In her first final (1999), Serena stunned Hingis, then lost the following year in the quarterfinals to Lindsay Davenport. She beat her sister in 2002 for a title, then lost to a resurgent Jennifer Capriati. Serena then lost back-to-back fourth-round matches in 2005 and 2006 to Venus and Amelie Mauresmo, only to have to face Henin in the quarters the very next year. Henin, who would go on to win the tournament, won that quarterfinal, 7-6 (3), 6-1. Given where we are today, that seems almost surreal.
The other factor at play in Serena’s history at the Open has been a subtle one: Pressure. Surely you remember the ugly incident that transpired in the 2009 semifinals, when Serena menaced a line-judge for daring to call a foot-fault on her? Clijsters, her opponent that day, went on to win the match—and the tournament.
And who can forget the loss Serena took to Stosur in the 2011 final, a match Williams desperately wanted to win as a kind of tribute to New York, which was commemorating the 10th anniversary of the 9/11 attacks and demolition of the World Trade Center? That match, too, was marked with controversy and the reason was telling. Serena was so excited by a terrific shot she hit that she couldn’t refrain from shouting out as the point was still being played. It was an infraction of the “hindrance” rule that cost her the point—and an utter loss of concentration.
These were largely atypical moments at critical times in the career of a woman whose basic sportsmanship, when it comes to abiding by the decisions of the arbiters, or otherwise comporting herself in a professional manner, has been truly outstanding. And that suggests that Serena travels in somewhat unfamiliar emotional territory during the U.S. Open, terrain on which she finds it hard to control her anxiety and desires because she wants so badly to do well.
Just why the U.S. Open seems so important to her is fairly simple: She’s a patriotic and proud person, as her enthusiasm for the Olympic Games (among other things) has proved. As much of a beef as the Williams sisters (and their family in general) may have with the society of which they are a part, they embrace their national identity. This is a particularly refreshing quality in Serena, a big personality who could very easily affect a post-nationalistic bearing and attitude. It’s tempting for such personages, because it ensures that whatever narrative develops, it’s always all about you, the individual.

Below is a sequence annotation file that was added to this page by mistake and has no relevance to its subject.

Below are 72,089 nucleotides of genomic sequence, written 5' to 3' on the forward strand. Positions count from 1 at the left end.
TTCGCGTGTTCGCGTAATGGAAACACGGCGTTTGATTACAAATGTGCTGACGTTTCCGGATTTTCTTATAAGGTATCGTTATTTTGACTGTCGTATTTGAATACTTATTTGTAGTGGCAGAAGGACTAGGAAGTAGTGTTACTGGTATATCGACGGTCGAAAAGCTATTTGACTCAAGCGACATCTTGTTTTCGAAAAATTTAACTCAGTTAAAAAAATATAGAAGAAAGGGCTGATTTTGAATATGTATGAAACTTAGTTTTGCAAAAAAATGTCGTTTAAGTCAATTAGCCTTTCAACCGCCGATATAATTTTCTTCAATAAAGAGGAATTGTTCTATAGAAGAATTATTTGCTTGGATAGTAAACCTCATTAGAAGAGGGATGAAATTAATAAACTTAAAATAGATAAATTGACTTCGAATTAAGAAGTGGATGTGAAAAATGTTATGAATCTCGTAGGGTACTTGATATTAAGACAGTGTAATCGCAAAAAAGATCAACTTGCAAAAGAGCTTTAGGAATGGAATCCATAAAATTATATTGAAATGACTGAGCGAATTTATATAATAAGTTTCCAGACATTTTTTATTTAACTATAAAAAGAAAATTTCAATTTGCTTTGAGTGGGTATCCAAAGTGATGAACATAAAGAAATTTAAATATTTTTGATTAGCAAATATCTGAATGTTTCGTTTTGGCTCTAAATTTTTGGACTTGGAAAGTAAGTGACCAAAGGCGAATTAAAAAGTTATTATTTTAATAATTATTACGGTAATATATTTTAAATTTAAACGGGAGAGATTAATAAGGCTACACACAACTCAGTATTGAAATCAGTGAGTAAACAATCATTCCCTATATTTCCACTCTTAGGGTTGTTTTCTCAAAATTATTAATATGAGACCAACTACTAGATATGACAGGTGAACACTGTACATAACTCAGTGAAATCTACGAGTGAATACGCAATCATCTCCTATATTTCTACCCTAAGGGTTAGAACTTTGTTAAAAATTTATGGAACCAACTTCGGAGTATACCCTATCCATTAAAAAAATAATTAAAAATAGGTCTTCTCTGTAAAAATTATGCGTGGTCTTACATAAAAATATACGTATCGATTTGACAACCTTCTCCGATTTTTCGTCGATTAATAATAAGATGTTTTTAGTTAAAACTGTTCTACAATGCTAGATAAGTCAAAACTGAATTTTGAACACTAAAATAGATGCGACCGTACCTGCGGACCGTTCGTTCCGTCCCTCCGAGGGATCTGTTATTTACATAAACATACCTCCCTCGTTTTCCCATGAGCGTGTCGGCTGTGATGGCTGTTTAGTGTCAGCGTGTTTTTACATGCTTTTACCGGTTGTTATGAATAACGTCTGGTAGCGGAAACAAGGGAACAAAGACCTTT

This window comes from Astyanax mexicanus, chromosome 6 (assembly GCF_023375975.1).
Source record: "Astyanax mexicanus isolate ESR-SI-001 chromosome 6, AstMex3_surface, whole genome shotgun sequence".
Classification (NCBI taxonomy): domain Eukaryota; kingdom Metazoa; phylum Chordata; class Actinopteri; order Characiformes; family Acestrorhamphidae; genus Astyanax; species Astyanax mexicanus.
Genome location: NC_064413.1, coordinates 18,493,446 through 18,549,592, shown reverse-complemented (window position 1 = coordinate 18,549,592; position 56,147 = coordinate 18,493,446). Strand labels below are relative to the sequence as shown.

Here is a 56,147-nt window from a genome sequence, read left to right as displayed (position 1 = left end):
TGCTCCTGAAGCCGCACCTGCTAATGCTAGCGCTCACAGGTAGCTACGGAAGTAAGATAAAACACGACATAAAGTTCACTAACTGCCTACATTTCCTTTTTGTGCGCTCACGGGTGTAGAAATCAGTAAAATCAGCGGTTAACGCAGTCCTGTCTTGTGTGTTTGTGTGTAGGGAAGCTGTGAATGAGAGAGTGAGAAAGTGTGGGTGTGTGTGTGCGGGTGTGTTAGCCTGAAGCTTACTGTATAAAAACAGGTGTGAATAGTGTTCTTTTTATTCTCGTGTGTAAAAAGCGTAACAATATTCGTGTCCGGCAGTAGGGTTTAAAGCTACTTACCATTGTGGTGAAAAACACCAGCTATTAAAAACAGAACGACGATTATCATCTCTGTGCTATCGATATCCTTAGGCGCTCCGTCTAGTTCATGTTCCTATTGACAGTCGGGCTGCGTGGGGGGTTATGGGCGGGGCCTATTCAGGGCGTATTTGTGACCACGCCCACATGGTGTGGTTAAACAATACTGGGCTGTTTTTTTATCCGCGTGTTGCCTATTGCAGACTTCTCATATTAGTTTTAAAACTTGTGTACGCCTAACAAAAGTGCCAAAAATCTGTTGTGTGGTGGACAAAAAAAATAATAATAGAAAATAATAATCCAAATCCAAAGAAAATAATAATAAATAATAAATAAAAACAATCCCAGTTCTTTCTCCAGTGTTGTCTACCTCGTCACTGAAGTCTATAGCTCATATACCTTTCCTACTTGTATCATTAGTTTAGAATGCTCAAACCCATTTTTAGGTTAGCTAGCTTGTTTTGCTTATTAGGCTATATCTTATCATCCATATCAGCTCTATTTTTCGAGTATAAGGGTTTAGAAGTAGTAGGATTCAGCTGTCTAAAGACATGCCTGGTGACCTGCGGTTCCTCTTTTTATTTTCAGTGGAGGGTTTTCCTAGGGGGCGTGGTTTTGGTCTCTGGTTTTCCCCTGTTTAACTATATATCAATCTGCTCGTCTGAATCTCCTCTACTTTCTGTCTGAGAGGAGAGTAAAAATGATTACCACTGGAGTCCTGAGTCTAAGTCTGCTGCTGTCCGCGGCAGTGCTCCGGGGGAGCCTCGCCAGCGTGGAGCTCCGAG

I don’t really see “revenge,” per se, as a terribly important motive for Serena as the Open approaches, not even after the Cincinnati final. That’s partly because it must be somewhat difficult to develop a serious disdain against a woman who’s won just three matches in 15 tries against you, but also because Williams genuinely seems to like Azarenka. As Serena said after the match:
“I’m a big Victoria fan. Whenever I’m not at a tournament, I root for her. . . she’s just so professional and so nice. I mean, I really get along with her.”
Of course, you can create plenty of drama without dabbling in revenge themes, which may be the more pertinent factor as we roll on toward the final major of the year. With this loss to her closest rival, Serena has created as uncertain and tension-filled a scenario as anyone might have cooked up. That last year’s U.S. Open final between these two ended up with Serena barely scratching by—7-5 in the third, after Azarenka served for the title—ensures that people are going to dwell upon these last two matches to the exclusion of the 12 that came before.
Serena has had an outstanding year; she’s 60-4, with eight titles to her name. By contrast, Azarenka is 36-4 with just three titles. Each of the women has won one Grand Slam tournament in 2013, meaning that if one of them wins the Open, it will be very hard to resist declaring her the de facto No. 1 for the year.
For Serena, a French Open-U.S. Open double would be a terrific feat, given how those are the two majors at which she’s met traditionally the stiffest resistance. Somehow, it feels like this tournament could be a grand finale, even though Serena professes to want to continue playing until someone holds an intervention and takes away her racquet.
Serena found a worthy rival just in a nick of time, and in so doing she’s made sure that nobody is going to take her superiority for granted. The risk for her is high, but the reward promises to be great—just like it always is when her forehands and backhands start flying.